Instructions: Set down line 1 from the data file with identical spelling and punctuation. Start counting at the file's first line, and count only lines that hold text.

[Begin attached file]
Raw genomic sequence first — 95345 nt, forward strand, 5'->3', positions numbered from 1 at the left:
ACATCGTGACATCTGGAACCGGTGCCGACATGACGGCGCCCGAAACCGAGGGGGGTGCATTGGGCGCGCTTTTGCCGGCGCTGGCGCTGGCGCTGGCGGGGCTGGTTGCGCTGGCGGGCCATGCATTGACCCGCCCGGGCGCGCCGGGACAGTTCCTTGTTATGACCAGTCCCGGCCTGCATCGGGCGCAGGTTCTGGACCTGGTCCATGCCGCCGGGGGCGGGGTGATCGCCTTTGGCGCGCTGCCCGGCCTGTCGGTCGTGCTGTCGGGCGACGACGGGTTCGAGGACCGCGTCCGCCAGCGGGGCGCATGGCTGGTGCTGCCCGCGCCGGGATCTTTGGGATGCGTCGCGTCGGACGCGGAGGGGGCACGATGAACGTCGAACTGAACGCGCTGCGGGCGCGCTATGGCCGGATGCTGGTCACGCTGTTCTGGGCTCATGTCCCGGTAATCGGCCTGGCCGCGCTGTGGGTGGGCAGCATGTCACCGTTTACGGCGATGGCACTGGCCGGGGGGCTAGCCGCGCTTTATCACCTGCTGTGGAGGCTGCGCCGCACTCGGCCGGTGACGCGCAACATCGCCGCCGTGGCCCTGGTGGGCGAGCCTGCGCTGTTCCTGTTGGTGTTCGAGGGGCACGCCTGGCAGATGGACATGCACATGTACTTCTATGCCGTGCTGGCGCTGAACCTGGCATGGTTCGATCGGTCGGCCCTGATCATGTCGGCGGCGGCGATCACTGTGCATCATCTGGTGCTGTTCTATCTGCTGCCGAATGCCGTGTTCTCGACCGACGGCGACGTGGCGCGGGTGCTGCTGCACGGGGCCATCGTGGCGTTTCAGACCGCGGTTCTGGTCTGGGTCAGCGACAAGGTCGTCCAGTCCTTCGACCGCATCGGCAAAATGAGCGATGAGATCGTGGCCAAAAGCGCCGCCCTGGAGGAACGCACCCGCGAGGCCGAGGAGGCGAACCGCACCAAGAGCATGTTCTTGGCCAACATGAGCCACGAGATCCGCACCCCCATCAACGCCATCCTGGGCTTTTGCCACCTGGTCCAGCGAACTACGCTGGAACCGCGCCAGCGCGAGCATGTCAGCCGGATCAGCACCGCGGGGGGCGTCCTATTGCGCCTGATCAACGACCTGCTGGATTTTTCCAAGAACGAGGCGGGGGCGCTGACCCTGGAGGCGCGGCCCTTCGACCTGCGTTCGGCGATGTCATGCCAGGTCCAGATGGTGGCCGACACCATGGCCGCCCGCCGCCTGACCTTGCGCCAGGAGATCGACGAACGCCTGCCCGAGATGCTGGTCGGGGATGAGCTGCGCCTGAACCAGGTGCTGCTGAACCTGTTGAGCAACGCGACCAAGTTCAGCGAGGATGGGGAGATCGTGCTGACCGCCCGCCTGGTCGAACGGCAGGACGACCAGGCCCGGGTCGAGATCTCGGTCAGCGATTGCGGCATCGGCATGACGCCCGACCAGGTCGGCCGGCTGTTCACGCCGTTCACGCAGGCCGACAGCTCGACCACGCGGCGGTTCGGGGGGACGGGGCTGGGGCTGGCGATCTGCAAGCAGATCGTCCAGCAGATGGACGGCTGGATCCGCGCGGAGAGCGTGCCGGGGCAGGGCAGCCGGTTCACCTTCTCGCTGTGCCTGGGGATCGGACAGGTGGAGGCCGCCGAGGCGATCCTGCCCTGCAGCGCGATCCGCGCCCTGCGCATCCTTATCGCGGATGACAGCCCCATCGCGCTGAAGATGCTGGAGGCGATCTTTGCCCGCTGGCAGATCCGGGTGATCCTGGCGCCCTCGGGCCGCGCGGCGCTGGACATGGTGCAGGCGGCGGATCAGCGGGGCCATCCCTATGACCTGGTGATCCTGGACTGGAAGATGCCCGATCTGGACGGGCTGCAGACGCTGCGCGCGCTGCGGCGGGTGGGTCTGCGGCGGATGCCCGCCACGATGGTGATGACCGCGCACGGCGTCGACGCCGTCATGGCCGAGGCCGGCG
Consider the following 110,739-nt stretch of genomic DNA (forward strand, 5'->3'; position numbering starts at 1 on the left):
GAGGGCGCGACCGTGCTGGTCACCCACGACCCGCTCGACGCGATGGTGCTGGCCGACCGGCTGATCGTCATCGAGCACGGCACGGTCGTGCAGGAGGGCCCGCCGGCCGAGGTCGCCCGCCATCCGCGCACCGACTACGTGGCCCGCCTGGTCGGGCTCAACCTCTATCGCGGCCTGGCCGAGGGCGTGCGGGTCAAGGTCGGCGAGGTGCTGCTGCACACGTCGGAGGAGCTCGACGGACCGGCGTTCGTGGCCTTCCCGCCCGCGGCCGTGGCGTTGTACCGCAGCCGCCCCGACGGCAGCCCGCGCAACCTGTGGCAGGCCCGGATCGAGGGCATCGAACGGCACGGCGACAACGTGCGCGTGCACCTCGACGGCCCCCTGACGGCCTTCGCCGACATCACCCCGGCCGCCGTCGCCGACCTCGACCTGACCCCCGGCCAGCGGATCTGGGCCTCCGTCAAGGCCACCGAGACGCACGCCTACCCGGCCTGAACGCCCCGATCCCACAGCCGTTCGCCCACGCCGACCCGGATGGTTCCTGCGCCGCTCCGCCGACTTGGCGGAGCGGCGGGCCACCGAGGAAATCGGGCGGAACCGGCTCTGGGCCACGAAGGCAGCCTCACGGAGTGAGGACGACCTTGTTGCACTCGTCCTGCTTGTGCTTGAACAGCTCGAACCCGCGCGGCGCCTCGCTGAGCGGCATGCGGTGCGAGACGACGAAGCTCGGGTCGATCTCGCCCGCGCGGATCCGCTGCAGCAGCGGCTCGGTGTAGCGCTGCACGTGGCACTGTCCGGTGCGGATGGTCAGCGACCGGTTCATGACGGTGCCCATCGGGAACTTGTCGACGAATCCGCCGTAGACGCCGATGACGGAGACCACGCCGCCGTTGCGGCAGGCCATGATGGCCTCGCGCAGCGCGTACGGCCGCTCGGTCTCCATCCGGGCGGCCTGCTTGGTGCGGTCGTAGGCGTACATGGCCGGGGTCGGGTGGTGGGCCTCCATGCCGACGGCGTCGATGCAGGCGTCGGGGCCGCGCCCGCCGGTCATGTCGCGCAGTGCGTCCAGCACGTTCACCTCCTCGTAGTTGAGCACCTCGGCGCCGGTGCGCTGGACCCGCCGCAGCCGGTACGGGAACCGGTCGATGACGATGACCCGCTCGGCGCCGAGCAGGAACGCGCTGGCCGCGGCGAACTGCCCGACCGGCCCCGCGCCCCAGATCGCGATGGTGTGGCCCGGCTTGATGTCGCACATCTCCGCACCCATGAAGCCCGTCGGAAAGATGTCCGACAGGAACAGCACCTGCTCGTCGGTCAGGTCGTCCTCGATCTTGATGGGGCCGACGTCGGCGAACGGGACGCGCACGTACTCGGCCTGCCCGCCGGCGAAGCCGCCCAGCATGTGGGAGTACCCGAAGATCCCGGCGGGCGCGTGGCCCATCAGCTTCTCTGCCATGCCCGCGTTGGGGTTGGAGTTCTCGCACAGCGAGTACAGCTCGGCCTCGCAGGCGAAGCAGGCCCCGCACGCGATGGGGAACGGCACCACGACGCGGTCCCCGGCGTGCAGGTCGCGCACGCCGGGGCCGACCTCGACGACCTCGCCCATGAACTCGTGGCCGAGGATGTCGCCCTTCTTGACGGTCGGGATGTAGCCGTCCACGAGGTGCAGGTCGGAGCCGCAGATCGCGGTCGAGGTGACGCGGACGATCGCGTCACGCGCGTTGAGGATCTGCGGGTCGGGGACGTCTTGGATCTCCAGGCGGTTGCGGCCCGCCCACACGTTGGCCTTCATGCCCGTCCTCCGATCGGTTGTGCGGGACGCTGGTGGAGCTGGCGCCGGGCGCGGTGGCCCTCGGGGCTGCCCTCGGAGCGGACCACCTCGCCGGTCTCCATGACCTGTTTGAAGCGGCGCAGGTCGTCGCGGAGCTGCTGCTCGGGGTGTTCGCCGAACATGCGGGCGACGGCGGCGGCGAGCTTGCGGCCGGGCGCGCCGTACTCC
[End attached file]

Raw genomic sequence first — 95345 nt, forward strand, 5'->3', positions numbered from 1 at the left: